I feel like I was destined to love this editorial because it combines two of my (and probably the vast majority of twenty-something females') interests: art and fashion. I know this isn't a novel concept by any means, but I feel like rarely do we get to see the connection and conversation between the two so pronounced as it is in this editorial. Josh Olins took his cue from English figurative painter Euan Uglow. Knowing this tiny, but significant, fact changes things completely. I now look at the editorial with new eyes and the images take on new significance, especially when compared with their inspirational source:
If you read about Uglow and his artistic process, Olin's photographs don't seem so simple in their appearance anymore. My previous thoughts on the editorial read Freja's positions and poses as the best way to display the clothes. But I found this particular bit about Eglow's working methods particularly enlightening:
"Planes are articulated very precisely, edges are sharply defined, and colours are differentiated with great subtlety. His type of realism has its basis in geometry...."
That's from his Wikipedia page. (I have better researching skills but considering my lack of time and library resources, that will have to do.) Freja was posed that way to emulate the figures in Uglow's work. The planes, sharp edges and colors also happen to be great ways to show off new looks for the upcoming season. :) Fashion and art intersect in so many ways that it's a pity the same respect and scholarly seriousness hasn't been accorded to fashion like it has been to art....but that's a whole other story.
In case you want to know, here's what Josh said about Freja on the Contributors Page:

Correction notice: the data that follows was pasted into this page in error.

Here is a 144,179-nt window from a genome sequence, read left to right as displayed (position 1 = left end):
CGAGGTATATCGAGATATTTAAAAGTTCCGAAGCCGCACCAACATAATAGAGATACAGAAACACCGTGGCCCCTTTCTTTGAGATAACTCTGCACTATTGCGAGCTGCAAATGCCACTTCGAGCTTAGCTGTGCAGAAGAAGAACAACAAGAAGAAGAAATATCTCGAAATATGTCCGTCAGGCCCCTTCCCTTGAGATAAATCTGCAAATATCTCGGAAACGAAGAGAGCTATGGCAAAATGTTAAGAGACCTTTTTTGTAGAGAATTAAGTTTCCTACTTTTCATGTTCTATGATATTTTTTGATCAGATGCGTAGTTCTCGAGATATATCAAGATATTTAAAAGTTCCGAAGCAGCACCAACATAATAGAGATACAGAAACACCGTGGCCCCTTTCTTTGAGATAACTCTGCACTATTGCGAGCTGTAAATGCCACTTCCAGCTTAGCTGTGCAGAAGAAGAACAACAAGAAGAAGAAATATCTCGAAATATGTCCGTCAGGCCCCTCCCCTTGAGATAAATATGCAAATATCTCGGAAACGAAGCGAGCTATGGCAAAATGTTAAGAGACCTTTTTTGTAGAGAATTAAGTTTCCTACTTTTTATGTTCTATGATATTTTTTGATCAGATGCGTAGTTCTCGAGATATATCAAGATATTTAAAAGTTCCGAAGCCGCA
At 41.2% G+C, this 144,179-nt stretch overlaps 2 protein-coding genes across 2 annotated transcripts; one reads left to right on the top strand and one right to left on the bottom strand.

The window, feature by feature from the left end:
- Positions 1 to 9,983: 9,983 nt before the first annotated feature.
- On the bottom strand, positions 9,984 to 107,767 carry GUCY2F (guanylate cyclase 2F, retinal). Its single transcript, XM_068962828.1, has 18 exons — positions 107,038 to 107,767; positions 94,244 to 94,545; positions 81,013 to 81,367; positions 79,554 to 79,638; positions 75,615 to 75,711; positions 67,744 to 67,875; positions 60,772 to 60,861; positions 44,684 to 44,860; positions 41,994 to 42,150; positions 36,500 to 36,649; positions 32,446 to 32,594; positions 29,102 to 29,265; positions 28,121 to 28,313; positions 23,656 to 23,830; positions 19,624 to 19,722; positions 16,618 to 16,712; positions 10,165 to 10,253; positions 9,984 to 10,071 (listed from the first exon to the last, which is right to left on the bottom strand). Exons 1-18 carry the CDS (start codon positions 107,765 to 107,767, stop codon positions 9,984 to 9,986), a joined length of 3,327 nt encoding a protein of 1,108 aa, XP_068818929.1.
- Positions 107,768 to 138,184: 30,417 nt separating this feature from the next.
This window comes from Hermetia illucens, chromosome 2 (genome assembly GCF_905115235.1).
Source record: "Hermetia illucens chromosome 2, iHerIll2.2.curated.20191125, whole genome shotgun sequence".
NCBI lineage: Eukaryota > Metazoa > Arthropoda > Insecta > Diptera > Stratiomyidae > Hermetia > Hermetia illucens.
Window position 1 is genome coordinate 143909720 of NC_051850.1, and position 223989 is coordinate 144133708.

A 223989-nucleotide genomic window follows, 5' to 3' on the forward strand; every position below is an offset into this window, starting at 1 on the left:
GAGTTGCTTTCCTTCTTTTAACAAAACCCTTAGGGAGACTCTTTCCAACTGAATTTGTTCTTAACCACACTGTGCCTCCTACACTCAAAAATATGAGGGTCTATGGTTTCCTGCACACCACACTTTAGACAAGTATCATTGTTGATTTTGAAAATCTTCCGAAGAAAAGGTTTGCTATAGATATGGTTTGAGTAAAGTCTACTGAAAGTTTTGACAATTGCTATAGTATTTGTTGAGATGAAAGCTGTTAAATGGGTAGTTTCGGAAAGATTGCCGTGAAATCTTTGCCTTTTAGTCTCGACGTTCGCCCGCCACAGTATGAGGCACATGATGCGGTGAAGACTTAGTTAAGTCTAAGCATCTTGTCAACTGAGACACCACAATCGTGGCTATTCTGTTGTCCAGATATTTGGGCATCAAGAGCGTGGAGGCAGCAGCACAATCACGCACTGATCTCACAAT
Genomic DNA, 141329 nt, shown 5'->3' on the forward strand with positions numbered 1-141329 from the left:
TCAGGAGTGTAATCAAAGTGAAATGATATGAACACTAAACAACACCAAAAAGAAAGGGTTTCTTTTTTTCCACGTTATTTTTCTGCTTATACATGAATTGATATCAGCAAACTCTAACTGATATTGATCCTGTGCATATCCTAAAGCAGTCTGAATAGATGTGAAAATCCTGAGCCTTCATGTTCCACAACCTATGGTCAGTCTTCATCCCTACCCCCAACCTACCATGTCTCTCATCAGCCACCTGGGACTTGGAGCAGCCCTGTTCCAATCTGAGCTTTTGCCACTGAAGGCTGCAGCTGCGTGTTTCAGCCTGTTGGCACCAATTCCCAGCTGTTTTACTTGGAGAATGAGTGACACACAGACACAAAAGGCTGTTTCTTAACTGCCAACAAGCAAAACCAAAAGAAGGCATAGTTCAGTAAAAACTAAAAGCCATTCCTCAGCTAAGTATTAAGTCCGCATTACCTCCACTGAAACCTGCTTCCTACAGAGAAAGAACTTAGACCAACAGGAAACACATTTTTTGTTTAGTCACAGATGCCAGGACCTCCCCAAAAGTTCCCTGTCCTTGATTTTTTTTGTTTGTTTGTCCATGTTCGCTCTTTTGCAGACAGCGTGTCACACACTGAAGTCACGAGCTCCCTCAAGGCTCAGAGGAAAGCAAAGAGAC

"I'm really glad my first cover is with Freja. She's beautiful but boyish, and has this great repertoire of innocent and feminine expressions. She'll sit down and look grumpy, but when you take the picture she looks captivating."And here's what Alexandra Schulman said in her Editor's Letter:
"We all admire Freja for her distinctive looks, which stand out amoung the sea of pretty, tawny-haired models that often prevail on the catwalk. Photographer Josh Olins's shoot, featuring autumn's off-beat colour mixes, is the perfect vehicle for her boy/girl allure."Mentioning Freja and "boyishness" has become too easy and trite that's it's completely lost all meaning for me. I wish people would start to move away from that because it dilutes the meaning of the term, and frankly I think it's a misuse. In her modeling work I really don't see how she's more boyish than any other model. Hilary Rhoda and Isabeli Fontana (no offense to them) have the manliest jaws in the industry but they're both considered "sexy." Maybe the term is in reference to her body, but in editorials where she's wearing clothes to cover that up it becomes a non-issue. Maybe it's in reference to her demeanor in person and on set, and for that I have no factual basis to judge that on. It just don't get it, so please someone enlighten me. Moving on....
This instance just strengthens my resolve to continue buying magazines because the industry cannot die out. If I had not bought this issue I never would have read about the Uglow reference. It would be a travesty to lose the print industry; not just magazines but books as well. Having something in my hands forces me to read it and absorb it more than I would have if it was just on the screen. (The irony of me using a digital method to communicate this message isn't lost on me.) Technology is wonderful and it gives us so many things, but to completely lose the preciousness and uniqueness of certain experiences in the haste towards progress and technological trends would be a huge mistake. It doesn't have to be one or the other. People can have i-Pads and e-readers and still buy magazines and books, with both mediums working in concert to create a complete and total experience. Or maybe I'm just too old-school and living in a dream world....
Image Credits: Scans by tFS member fearless123, artnet.com, marlboroughfineart.com, telegraph.co.uk